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Deep Dive into Substrate Storage - Part 2

Data on the blockchain is eventually stored in various forms at different points in its lifecycle. From transactional data temporarily held in the transaction pool, to blocks that are gossiped through the network, and eventually stored by nodes, all data on the blockchain is eventually stored in a database. This ensures data durability and isolation.

This is the second part of the series on Substrate storage. We will have an overview of the data lifecycle within the scope of Substrate (from transaction data to storage in a key-value database), develop an understanding of how the Substrate database (backend) works, and how data read and write is optimized by Substrate. We will also explore code implementations to further buttress understanding of relevant concepts.

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General overview of data storage in Substrate

It is important to have a good understanding of the basics of data storage in the context of Substrate and by extension blockchains. The previous part of this series provides in-depth descriptions of these basic concepts, however, we will take a brief overview of the basics.

In a nutshell, Substrate provides storage items that enable developers to create custom data types easily. These storage items and the subsequent data types created from them are built on top of a storage abstraction called Trie. Substrate uses Patricia Trie to package transactions into blocks, abstract the key-value database, and provide efficient data handling within nodes and gossiping with other nodes.

Check out part of this series here to have a deeper understanding of the basics.

Data Lifecycle - From Transaction Data to Key-Value DB

Transaction Data

The lifecycle of data on the blockchain begins from a transaction. Transaction also called Extrinsic frequently contains data relevant to a runtime function call; for example the destination address for a token transfer.

You can conceptualize an extrinsic with its data like so:

type Extrinsic {
pub_key: AccountId, // senders pub-key
method: RuntimeCall, // method name
param: Option<ParamType> // method parameters
signature: Option<Signature>, // senders signature
data: SignedExtra, // extra data

It is also important to note that before the completion of transaction execution, transaction data are stored in the transactional storage layer. The transactional storage layer temporarily stores transaction data and changes to the underlying state change in memory. This ensures transaction atomicity, preventing failed transaction state from being persisted in the blockchain state and the state of only successfully executed transactions that are persisted in the blockchain state.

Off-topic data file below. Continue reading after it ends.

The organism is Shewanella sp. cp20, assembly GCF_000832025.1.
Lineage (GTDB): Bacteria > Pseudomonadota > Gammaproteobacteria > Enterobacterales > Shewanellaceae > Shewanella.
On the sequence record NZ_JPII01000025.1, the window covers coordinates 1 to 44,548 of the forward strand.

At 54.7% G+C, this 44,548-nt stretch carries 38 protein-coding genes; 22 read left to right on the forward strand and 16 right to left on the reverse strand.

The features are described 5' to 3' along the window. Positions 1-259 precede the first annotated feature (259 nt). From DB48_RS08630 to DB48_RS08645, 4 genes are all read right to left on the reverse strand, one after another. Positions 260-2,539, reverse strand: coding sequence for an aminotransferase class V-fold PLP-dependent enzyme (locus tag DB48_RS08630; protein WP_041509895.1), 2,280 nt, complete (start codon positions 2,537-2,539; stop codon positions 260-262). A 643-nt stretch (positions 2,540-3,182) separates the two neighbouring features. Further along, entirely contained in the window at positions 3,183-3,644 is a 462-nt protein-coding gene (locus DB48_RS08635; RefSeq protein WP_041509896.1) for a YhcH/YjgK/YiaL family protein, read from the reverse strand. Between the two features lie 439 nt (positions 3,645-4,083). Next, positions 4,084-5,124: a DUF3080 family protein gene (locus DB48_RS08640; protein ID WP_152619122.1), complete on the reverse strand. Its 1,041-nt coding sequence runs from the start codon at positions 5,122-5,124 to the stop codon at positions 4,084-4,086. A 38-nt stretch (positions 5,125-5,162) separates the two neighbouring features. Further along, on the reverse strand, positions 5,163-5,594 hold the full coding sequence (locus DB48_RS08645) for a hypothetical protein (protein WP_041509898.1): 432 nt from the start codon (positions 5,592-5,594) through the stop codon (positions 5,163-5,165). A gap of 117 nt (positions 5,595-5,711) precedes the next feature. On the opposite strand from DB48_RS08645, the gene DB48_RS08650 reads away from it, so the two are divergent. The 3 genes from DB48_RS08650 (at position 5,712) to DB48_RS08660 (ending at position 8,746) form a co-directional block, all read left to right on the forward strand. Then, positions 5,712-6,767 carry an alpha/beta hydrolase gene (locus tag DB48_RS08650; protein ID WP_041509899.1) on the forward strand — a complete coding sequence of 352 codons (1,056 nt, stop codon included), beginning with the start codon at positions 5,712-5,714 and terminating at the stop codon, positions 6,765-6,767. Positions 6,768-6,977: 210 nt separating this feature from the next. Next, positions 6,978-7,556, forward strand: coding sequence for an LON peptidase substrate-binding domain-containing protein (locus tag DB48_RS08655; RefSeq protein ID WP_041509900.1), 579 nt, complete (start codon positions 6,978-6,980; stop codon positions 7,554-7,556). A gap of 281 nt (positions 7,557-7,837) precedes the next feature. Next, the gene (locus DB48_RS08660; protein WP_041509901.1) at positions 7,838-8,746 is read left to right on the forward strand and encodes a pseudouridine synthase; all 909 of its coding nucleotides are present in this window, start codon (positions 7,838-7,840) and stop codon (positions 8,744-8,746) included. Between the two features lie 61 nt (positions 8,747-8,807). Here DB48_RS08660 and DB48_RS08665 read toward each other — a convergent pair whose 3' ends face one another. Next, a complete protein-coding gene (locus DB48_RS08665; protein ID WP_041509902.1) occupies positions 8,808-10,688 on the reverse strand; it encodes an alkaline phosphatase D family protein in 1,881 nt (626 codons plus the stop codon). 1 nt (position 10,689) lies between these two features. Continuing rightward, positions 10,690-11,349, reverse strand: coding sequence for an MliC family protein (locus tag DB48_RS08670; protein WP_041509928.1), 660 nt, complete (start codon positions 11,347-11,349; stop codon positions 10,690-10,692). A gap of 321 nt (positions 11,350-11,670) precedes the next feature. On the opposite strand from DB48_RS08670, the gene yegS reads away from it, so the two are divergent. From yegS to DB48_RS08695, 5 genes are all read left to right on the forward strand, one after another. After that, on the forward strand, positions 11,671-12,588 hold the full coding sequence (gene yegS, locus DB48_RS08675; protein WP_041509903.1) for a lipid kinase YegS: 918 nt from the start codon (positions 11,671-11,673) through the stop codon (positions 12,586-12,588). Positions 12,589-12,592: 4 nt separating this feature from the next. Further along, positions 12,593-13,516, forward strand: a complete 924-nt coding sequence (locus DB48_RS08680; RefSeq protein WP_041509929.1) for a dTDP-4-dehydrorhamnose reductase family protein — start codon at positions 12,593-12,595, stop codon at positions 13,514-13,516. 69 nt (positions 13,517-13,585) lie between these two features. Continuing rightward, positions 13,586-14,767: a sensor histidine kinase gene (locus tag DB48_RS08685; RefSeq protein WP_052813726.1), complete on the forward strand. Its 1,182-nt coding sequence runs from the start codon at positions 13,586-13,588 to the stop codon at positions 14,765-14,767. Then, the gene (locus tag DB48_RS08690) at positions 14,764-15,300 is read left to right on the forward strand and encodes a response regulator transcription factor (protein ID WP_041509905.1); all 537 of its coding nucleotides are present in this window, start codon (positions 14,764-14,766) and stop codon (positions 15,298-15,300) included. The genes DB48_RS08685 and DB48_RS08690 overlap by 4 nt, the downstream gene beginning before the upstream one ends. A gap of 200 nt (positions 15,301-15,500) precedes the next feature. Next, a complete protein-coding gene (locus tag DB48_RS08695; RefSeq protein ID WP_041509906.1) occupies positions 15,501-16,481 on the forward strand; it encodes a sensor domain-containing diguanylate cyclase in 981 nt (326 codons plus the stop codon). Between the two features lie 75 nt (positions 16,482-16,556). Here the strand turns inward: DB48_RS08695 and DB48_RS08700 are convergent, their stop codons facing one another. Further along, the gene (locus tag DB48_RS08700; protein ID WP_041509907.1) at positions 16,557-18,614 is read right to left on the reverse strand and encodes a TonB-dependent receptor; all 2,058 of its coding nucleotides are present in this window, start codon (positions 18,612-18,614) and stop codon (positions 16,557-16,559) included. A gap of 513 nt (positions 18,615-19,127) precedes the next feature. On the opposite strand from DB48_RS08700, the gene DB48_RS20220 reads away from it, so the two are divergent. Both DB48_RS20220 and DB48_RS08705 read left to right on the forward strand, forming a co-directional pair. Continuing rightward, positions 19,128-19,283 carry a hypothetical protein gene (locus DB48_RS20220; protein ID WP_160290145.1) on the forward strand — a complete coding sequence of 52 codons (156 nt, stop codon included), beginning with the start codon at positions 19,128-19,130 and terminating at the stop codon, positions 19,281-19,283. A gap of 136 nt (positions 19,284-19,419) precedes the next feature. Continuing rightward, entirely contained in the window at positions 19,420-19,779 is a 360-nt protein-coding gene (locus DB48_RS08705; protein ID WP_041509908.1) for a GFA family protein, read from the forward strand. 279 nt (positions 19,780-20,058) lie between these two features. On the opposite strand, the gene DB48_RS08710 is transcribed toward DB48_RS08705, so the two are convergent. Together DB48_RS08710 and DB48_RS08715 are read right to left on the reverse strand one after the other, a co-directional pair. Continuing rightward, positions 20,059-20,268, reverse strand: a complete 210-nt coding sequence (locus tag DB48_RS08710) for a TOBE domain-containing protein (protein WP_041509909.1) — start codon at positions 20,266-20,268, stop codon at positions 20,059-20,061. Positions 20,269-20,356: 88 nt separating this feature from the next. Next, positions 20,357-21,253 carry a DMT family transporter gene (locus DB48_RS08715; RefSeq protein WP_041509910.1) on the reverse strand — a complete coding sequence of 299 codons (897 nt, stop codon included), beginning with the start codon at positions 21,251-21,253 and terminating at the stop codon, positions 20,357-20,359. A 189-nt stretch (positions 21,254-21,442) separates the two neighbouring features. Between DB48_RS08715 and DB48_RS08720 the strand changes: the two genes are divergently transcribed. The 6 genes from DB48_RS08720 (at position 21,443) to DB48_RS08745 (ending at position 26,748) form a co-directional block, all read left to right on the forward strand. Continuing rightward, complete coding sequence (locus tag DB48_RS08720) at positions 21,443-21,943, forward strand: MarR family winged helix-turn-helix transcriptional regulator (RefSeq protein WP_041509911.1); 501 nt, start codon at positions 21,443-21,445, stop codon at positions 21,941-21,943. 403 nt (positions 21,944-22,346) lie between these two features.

Block is an important data structure in blockchains, they form the heartbeat of a blockchain. They provide an efficient medium for processing, validating, and storing transactions. We have provided a detailed description of blocks and transactions in a previous guide.

Blocks can be conceptually visualized like so:

type Block {
inherent: u8,
block_header: Hash,
transactions: Vec<ValidTransactions>,

Blocks undergo complex processes to ensure their validity following the consensus mechanism of the blockchain before they eventually get stored by full nodes. It is important that although data on the blockchain is transported and validated as blocks, the Block data structure is not the storage form of data. Data on the blockchain is stored in the key-value database, and the Block is only a data abstraction for efficient data processing.


Substrate provides a key-value database (KVDB) which eventually records valid data on the blockchain. This KVDB forms the basis of storage on a blockchain, providing a solid foundation for different abstractions including Tries and Blocks.

By default, Substrate uses Rocks DB, for persisting data. Alternatively, you can port any key-value database that caters to your use case, or explore using Parity DB

In the subsequent section, we will dive into the blockchain backend that handles data storage.

Deep dive into KVDB - Data Backend and Outer Client



In this guide, we developed an understanding of how data is eventually stored in Substrate.

We developed an understanding of the following:

  • What data lifecycle entails in Substrate.
  • How the outer client manages the KVDB for data storage.

To learn more about Substrate storage items and Merkle trie, check out these resources:

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